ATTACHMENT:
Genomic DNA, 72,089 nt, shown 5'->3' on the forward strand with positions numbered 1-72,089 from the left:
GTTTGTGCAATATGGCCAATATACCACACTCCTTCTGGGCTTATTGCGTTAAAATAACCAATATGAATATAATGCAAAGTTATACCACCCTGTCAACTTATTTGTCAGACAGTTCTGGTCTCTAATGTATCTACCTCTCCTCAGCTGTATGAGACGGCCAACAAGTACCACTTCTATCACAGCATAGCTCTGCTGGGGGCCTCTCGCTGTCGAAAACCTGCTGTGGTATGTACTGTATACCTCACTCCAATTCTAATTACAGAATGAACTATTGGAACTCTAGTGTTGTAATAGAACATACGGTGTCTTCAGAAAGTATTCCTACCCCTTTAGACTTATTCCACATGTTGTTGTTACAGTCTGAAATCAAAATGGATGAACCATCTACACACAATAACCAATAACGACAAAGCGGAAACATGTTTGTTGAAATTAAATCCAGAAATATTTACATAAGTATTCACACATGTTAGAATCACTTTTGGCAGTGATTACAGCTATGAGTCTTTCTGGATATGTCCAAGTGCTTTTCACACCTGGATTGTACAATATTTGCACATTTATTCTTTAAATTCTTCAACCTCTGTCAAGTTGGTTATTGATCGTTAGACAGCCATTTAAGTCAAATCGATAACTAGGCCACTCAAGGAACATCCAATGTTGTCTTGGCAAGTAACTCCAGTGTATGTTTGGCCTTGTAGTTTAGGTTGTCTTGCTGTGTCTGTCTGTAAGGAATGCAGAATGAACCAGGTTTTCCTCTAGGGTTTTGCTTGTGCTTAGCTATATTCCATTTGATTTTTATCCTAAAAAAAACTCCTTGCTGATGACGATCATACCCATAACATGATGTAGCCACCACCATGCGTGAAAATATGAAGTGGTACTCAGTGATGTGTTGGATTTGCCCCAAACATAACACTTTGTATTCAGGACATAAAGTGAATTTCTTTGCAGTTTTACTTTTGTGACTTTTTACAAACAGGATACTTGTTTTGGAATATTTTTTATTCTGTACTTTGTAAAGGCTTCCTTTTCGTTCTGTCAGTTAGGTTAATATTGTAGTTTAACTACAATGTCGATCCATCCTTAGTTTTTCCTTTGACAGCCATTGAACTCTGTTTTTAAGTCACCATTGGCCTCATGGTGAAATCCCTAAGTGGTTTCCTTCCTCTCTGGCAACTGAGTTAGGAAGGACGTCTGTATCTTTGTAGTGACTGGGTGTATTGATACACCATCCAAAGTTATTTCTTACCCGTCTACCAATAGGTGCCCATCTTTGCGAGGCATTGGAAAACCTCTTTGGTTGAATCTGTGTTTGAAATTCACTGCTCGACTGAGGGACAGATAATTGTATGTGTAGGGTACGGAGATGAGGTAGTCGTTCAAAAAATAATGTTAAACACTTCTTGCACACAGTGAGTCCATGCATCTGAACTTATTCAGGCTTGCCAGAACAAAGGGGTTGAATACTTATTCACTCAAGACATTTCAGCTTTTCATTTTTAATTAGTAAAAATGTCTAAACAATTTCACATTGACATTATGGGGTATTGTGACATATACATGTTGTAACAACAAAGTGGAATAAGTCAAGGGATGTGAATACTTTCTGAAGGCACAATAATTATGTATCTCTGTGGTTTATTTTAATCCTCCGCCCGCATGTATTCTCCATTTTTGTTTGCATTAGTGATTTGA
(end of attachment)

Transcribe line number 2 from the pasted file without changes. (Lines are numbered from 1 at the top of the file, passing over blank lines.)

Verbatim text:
GTTTGTGCAATATGGCCAATATACCACACTCCTTCTGGGCTTATTGCGTTAAAATAACCAATATGAATATAATGCAAAGTTATACCACCCTGTCAACTTATTTGTCAGACAGTTCTGGTCTCTAATGTATCTACCTCTCCTCAGCTGTATGAGACGGCCAACAAGTACCACTTCTATCACAGCATAGCTCTGCTGGGGGCCTCTCGCTGTCGAAAACCTGCTGTGGTATGTACTGTATACCTCACTCCAATTCTAATTACAGAATGAACTATTGGAACTCTAGTGTTGTAATAGAACATACGGTGTCTTCAGAAAGTATTCCTACCCCTTTAGACTTATTCCACATGTTGTTGTTACAGTCTGAAATCAAAATGGATGAACCATCTACACACAATAACCAATAACGACAAAGCGGAAACATGTTTGTTGAAATTAAATCCAGAAATATTTACATAAGTATTCACACATGTTAGAATCACTTTTGGCAGTGATTACAGCTATGAGTCTTTCTGGATATGTCCAAGTGCTTTTCACACCTGGATTGTACAATATTTGCACATTTATTCTTTAAATTCTTCAACCTCTGTCAAGTTGGTTATTGATCGTTAGACAGCCATTTAAGTCAAATCGATAACTAGGCCACTCAAGGAACATCCAATGTTGTCTTGGCAAGTAACTCCAGTGTATGTTTGGCCTTGTAGTTTAGGTTGTCTTGCTGTGTCTGTCTGTAAGGAATGCAGAATGAACCAGGTTTTCCTCTAGGGTTTTGCTTGTGCTTAGCTATATTCCATTTGATTTTTATCCTAAAAAAAACTCCTTGCTGATGACGATCATACCCATAACATGATGTAGCCACCACCATGCGTGAAAATATGAAGTGGTACTCAGTGATGTGTTGGATTTGCCCCAAACATAACACTTTGTATTCAGGACATAAAGTGAATTTCTTTGCAGTTTTACTTTTGTGACTTTTTACAAACAGGATACTTGTTTTGGAATATTTTTTATTCTGTACTTTGTAAAGGCTTCCTTTTCGTTCTGTCAGTTAGGTTAATATTGTAGTTTAACTACAATGTCGATCCATCCTTAGTTTTTCCTTTGACAGCCATTGAACTCTGTTTTTAAGTCACCATTGGCCTCATGGTGAAATCCCTAAGTGGTTTCCTTCCTCTCTGGCAACTGAGTTAGGAAGGACGTCTGTATCTTTGTAGTGACTGGGTGTATTGATACACCATCCAAAGTTATTTCTTACCCGTCTACCAATAGGTGCCCATCTTTGCGAGGCATTGGAAAACCTCTTTGGTTGAATCTGTGTTTGAAATTCACTGCTCGACTGAGGGACAGATAATTGTATGTGTAGGGTACGGAGATGAGGTAGTCGTTCAAAAAATAATGTTAAACACTTCTTGCACACAGTGAGTCCATGCATCTGAACTTATTCAGGCTTGCCAGAACAAAGGGGTTGAATACTTATTCACTCAAGACATTTCAGCTTTTCATTTTTAATTAGTAAAAATGTCTAAACAATTTCACATTGACATTATGGGGTATTGTGACATATACATGTTGTAACAACAAAGTGGAATAAGTCAAGGGATGTGAATACTTTCTGAAGGCACAATAATTATGTATCTCTGTGGTTTATTTTAATCCTCCGCCCGCATGTATTCTCCATTTTTGTTTGCATTAGTGATTTGA